One of the tools used to analyze foreseeability is the crime grid, which has been held admissible at trial. This involves asking a police agency for a record of the service calls for the area around the address, sometimes provided in a one-mile grid. Often there are no incident reports from some of the service calls, which might involve reports of a suspicious person or car, sound of gunshots, etc. But the crime grids provide a good starting point for an expert`s analysis.

    The grid might also be useful for pulling incident reports that are relevant to the crime and its location. Incident reports might be more accessible than detailed investigative reports, which may involve a crime that has not yet been solved. When seeking an investigative report, a request often must be made to the court to redact certain data in open cases.

    Selecting an investigator or expert

    Choosing the right investigators and experts is important to achieving success in negligent security cases. With an apartment-related case, for instance, an expert may be helpful for determining the standard of care relating to property management, while a security expert can discuss the foreseeability of criminal acts based on past incidents. Multiple experts are common because of the different specialties involved in these cases, and because an expert may be required to rebut each expert called by the opposition.

    For a plaintiff`s attorney in these cases, the investigator is essential for everything from examining photographs and videotapes of the premises, to identifying witnesses and prior victims, and working with law enforcement officers.

    Probing the case

    After sifting through the police reports, it can be helpful to talk to police detectives, the beat officer or merchants in the neighborhood. More detailed information is usually helpful. Police officers can provide information that does not show up on reports, such as a location where street gangs hang out. An officer might also identify that there were prior victims at the same premises. Or a witness might say, “That light at the store has been out for as long as I can remember.”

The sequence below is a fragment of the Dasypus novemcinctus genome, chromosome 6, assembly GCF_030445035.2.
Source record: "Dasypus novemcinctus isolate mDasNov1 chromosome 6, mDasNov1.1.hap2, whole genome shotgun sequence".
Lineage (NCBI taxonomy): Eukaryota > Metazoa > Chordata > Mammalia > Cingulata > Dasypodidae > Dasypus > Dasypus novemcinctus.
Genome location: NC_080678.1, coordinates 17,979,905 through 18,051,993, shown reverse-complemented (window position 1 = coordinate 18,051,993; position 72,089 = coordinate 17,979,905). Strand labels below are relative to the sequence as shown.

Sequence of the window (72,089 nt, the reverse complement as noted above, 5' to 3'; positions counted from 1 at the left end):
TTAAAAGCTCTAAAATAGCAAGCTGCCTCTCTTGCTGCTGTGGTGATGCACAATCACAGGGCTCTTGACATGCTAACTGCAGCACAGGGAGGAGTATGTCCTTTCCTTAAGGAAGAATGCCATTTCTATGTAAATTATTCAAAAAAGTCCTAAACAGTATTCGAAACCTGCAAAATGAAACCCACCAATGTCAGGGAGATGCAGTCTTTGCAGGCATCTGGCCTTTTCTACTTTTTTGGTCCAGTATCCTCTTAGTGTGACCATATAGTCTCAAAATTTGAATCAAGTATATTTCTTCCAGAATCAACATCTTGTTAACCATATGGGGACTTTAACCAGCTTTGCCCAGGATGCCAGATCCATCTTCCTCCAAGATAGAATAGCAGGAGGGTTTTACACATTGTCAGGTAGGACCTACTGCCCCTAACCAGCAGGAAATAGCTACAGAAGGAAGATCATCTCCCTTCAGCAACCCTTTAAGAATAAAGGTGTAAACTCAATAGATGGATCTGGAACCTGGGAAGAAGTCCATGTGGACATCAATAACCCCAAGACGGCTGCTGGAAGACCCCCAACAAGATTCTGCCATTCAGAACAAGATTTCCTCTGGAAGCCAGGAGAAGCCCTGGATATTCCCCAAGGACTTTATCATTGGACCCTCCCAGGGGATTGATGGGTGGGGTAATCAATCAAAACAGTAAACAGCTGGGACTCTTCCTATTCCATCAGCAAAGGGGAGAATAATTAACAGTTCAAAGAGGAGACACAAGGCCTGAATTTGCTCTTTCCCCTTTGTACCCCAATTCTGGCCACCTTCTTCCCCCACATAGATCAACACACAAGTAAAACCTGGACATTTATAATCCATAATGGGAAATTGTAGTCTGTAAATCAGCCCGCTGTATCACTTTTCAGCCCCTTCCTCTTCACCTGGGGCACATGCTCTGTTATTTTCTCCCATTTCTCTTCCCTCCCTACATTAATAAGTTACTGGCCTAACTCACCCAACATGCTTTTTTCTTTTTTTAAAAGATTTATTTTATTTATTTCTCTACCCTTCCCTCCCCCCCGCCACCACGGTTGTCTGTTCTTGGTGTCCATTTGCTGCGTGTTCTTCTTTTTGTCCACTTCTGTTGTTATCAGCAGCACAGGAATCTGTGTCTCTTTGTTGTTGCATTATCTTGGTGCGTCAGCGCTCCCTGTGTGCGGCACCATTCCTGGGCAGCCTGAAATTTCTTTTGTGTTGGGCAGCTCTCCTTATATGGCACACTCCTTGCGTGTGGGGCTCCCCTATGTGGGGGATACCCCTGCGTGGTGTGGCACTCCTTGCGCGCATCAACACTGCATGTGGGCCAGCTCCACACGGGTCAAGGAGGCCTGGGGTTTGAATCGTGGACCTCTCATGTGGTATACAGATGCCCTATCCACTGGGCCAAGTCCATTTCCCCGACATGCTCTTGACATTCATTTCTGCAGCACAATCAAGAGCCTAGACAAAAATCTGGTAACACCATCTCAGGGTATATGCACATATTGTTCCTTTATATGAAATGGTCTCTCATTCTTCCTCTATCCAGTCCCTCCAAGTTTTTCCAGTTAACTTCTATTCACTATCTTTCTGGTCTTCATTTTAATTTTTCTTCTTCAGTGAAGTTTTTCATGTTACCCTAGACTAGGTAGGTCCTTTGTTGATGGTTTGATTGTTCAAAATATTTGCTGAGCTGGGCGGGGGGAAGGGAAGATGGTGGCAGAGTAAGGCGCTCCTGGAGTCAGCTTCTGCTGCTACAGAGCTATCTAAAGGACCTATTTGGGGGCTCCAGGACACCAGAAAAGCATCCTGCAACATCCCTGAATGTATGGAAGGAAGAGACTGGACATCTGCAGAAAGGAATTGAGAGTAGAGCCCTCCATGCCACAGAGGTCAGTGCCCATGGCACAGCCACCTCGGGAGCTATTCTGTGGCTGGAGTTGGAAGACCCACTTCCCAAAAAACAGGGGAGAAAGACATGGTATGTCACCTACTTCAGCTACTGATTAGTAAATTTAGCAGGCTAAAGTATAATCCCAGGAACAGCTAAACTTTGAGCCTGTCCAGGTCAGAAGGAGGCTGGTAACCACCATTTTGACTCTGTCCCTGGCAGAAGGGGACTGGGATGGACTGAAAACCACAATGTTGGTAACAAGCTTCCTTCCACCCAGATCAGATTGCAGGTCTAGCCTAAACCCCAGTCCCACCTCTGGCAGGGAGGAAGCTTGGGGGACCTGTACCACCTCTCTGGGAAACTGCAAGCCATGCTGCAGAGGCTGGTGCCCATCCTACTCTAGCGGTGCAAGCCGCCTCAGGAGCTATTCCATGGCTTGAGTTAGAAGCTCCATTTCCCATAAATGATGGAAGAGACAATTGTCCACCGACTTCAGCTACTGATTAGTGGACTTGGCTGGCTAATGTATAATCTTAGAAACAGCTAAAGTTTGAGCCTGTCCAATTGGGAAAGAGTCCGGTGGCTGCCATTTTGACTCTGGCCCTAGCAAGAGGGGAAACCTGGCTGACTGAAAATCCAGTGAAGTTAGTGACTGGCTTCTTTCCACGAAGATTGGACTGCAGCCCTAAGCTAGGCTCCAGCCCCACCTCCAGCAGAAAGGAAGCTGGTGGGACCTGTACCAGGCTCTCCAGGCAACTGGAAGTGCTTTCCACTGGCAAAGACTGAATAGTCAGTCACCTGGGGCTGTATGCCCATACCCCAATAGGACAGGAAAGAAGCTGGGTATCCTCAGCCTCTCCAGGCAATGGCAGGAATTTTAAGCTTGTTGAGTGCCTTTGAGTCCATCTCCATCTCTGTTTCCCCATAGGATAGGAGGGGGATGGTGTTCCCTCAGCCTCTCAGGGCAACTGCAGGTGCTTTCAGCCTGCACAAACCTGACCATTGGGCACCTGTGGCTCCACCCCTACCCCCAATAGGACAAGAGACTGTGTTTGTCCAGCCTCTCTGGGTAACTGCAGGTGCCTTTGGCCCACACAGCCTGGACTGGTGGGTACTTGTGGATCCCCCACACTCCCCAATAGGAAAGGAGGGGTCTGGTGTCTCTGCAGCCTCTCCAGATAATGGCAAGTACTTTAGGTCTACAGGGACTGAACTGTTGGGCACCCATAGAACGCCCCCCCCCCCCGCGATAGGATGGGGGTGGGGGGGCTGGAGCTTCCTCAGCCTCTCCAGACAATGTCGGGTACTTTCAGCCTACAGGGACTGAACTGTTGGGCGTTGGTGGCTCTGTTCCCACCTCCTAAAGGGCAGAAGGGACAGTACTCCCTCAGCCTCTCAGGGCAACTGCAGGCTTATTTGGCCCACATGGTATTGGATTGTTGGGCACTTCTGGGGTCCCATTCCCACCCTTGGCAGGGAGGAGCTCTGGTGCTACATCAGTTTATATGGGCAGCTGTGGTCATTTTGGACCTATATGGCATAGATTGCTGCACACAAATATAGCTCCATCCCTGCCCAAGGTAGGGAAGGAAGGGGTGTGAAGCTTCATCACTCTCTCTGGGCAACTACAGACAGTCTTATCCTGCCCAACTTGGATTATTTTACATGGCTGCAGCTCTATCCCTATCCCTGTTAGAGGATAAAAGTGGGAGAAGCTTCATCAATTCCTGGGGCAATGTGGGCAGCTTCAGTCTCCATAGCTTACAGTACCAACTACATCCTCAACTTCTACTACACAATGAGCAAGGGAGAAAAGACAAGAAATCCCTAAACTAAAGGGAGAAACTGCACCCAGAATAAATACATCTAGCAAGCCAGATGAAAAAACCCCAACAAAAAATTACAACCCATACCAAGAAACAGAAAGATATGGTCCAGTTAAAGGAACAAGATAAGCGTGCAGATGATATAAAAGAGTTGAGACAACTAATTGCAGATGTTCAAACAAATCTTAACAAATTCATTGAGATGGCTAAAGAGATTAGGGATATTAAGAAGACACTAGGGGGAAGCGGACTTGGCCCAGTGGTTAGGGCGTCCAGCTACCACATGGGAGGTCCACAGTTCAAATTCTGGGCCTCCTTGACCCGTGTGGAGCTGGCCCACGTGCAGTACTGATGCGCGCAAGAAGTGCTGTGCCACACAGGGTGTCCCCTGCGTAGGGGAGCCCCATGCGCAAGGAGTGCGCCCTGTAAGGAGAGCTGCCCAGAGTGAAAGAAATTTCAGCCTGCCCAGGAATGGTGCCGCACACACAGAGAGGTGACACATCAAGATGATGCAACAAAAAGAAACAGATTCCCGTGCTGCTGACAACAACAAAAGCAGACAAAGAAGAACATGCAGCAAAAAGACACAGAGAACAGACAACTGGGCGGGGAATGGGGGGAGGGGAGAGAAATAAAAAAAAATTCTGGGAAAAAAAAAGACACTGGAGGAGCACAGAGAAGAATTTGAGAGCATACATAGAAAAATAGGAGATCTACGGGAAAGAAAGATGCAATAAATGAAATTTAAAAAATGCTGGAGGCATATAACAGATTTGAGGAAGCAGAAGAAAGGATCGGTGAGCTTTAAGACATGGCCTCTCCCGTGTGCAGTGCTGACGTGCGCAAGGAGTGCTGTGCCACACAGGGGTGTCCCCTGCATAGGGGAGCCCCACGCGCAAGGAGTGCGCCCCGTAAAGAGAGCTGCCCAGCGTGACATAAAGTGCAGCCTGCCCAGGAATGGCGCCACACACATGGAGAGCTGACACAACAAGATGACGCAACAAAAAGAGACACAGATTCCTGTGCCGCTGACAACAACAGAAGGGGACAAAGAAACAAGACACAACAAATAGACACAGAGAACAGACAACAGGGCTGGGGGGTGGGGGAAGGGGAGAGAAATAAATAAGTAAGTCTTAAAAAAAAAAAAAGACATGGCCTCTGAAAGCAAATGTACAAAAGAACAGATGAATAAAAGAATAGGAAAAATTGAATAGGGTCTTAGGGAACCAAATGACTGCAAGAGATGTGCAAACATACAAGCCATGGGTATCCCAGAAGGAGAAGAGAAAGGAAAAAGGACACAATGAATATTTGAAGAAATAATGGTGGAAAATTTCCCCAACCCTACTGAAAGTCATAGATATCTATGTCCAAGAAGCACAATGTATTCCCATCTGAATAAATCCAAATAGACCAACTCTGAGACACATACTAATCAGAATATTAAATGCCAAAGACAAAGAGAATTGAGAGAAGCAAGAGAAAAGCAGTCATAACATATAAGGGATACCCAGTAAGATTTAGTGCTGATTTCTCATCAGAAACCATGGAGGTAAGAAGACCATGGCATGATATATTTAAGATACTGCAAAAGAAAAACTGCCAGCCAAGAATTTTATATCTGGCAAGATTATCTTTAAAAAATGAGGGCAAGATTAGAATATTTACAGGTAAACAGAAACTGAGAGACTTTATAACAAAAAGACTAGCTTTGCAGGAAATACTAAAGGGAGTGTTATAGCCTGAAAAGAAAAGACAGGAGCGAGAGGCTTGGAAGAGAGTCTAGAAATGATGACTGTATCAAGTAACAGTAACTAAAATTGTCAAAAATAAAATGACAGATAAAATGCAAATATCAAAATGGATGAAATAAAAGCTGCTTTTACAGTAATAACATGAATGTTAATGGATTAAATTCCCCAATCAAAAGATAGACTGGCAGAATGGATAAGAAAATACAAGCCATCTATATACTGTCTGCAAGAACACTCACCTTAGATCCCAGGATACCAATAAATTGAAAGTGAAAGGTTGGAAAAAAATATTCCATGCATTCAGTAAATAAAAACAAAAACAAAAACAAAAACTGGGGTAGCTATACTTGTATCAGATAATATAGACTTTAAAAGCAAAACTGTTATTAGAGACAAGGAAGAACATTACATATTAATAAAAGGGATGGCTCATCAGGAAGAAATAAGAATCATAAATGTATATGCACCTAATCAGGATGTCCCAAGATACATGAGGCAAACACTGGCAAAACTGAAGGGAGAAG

In one shooting case that occurred at a shopping center, the brother-in-law of a prior victim produced a letter he had written to the managers two years prior to the incident. It basically said, “Dear Manager, My sister-in-law was assaulted here and the problems continue. When are you going to put in some security? Does someone have to be shot first?” That letter was devastating for the defense.

    Another good source of information is a business` internal records, which might reveal the crimes and incidents they were aware of – a key to the foreseeability aspect of a case. Comparing police incidence reports with the business records can then reveal incidents that don`t match up. When deposing a person from the business, it can then be asked, “Why didn`t you know about this incident that occurred on your property? Isn`t it your responsibility to find out from police about these crimes?”

    While probing the case, another useful technique is reverse surveillance. Before putting the defendant on notice, observe the premises: Do the lights come on? What security practices are being followed? Sometimes this can be irrelevant, but in other cases very helpful.

    Insurance claim records and reports are often discoverable and admissible. If a business has filed a report of claim, attorneys are entitled to review it, as are prior lawsuits. If the defendant has been sued before on a similar negligent security case, the records of the prior suit can be crucial in court.

    Finally, industry records and data relating to incidents can provide insights. For example, a security consultant to the hospitality, apartment or condominium industries may provide solid information on practices to avoid – which could have a bearing on the case. This information might be found online or through an expert at the relevant association. The company website might also be a good source of evidence. Representations of safety and security should be downloaded and preserved in case the web page changes in the time before trial.